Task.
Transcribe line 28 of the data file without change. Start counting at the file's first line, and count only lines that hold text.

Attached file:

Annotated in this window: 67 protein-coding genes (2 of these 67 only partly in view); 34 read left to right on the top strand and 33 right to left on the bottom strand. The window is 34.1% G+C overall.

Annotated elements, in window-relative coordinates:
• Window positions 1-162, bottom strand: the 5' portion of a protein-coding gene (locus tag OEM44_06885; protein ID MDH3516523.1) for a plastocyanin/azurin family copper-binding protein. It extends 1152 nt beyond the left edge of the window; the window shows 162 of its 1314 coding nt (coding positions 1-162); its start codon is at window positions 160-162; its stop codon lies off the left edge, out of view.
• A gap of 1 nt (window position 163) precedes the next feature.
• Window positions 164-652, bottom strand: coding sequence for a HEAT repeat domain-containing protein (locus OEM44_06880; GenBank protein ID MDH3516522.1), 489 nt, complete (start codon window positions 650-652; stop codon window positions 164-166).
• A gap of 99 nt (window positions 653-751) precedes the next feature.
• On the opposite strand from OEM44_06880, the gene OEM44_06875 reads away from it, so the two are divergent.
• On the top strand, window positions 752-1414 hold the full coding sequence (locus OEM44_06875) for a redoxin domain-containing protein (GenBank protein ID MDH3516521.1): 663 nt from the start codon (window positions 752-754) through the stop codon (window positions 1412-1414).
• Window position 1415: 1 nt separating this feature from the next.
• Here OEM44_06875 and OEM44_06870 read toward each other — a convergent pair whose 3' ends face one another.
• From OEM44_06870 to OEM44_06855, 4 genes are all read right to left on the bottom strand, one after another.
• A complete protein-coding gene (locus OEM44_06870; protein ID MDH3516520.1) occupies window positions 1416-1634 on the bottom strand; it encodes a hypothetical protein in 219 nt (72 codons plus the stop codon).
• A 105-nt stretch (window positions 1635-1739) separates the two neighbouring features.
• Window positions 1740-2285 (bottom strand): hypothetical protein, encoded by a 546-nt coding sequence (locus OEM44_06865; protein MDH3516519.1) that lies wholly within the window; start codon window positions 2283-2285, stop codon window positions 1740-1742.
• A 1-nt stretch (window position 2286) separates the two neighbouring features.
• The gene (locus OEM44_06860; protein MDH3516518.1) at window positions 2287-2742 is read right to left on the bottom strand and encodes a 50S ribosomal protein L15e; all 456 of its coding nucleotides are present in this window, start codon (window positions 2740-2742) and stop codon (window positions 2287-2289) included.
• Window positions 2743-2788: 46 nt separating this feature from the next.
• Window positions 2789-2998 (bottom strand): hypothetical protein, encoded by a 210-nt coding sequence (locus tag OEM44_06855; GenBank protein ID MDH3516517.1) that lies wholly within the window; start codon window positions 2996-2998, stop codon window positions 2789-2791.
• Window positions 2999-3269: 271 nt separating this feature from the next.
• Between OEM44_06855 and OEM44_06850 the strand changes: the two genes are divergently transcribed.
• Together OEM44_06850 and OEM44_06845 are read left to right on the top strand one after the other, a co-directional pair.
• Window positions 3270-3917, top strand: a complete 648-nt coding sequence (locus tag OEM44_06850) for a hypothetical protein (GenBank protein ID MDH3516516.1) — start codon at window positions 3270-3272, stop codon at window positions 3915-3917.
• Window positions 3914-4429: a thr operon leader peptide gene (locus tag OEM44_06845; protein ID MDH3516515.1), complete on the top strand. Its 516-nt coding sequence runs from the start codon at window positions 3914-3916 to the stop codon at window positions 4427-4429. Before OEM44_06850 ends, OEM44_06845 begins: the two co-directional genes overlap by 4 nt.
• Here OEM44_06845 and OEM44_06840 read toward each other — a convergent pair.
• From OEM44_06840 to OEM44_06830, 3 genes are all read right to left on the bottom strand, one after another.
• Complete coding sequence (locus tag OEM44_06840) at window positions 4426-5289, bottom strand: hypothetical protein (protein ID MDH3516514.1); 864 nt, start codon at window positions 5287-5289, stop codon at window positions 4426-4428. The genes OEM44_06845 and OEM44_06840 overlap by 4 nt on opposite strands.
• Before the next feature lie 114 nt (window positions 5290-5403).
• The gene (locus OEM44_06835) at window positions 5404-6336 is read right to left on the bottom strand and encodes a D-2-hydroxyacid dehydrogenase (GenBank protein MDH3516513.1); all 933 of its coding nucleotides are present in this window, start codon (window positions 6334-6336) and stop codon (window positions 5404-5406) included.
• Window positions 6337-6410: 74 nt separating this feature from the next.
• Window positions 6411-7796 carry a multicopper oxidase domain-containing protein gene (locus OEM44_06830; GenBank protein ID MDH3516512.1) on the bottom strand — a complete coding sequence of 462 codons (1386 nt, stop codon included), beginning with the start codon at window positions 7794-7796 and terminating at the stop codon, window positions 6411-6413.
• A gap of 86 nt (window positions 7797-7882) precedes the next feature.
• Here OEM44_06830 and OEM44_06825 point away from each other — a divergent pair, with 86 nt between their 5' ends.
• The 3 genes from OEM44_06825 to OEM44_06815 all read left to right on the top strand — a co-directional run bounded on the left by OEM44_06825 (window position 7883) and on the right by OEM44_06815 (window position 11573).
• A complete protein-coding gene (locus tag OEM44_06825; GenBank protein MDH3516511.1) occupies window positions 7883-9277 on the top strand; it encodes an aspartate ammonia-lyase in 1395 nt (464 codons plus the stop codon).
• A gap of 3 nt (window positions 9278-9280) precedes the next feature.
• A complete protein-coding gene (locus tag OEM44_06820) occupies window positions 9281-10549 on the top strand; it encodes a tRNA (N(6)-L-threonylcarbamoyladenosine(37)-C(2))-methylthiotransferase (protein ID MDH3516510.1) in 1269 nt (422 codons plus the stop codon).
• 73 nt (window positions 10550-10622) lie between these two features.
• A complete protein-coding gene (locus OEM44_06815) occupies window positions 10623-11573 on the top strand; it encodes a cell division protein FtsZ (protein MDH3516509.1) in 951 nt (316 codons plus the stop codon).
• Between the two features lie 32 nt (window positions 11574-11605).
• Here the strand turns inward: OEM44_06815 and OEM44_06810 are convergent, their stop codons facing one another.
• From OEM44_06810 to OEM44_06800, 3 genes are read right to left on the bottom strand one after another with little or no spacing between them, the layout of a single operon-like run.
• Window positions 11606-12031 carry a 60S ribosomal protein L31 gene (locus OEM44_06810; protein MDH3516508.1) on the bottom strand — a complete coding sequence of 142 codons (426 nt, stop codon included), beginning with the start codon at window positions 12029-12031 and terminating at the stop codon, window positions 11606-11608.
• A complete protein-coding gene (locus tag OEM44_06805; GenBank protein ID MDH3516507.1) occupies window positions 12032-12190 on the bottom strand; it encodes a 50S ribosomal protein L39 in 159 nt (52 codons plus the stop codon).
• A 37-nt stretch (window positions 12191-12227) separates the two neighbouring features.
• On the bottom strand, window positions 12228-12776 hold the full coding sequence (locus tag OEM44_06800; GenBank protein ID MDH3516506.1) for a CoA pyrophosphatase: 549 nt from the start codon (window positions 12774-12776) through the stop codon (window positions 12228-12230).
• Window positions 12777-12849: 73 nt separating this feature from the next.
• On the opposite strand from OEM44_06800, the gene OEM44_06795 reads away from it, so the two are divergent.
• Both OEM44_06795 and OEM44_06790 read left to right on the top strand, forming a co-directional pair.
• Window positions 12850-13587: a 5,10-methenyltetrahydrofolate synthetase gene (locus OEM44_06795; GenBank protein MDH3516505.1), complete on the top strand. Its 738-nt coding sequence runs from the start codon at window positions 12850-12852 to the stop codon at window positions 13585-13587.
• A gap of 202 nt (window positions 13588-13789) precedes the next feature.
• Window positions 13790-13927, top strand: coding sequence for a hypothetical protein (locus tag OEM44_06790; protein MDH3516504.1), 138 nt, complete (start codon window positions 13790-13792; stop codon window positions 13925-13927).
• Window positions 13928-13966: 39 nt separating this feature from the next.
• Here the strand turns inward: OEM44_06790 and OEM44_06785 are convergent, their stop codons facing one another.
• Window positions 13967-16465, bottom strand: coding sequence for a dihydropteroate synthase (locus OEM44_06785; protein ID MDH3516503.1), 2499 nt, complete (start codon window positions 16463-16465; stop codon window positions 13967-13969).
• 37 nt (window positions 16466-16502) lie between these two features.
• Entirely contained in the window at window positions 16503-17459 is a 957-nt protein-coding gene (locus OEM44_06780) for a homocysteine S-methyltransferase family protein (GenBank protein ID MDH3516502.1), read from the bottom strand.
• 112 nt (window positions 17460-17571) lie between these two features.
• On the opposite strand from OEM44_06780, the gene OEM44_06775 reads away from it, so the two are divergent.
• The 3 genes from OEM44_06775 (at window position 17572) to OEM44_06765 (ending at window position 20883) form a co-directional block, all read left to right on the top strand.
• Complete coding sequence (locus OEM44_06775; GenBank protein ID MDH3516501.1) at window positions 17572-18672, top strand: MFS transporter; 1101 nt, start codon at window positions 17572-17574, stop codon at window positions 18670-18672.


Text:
• The gene (locus OEM44_06835) at window positions 5404-6336 is read right to left on the bottom strand and encodes a D-2-hydroxyacid dehydrogenase (GenBank protein MDH3516513.1); all 933 of its coding nucleotides are present in this window, start codon (window positions 6334-6336) and stop codon (window positions 5404-5406) included.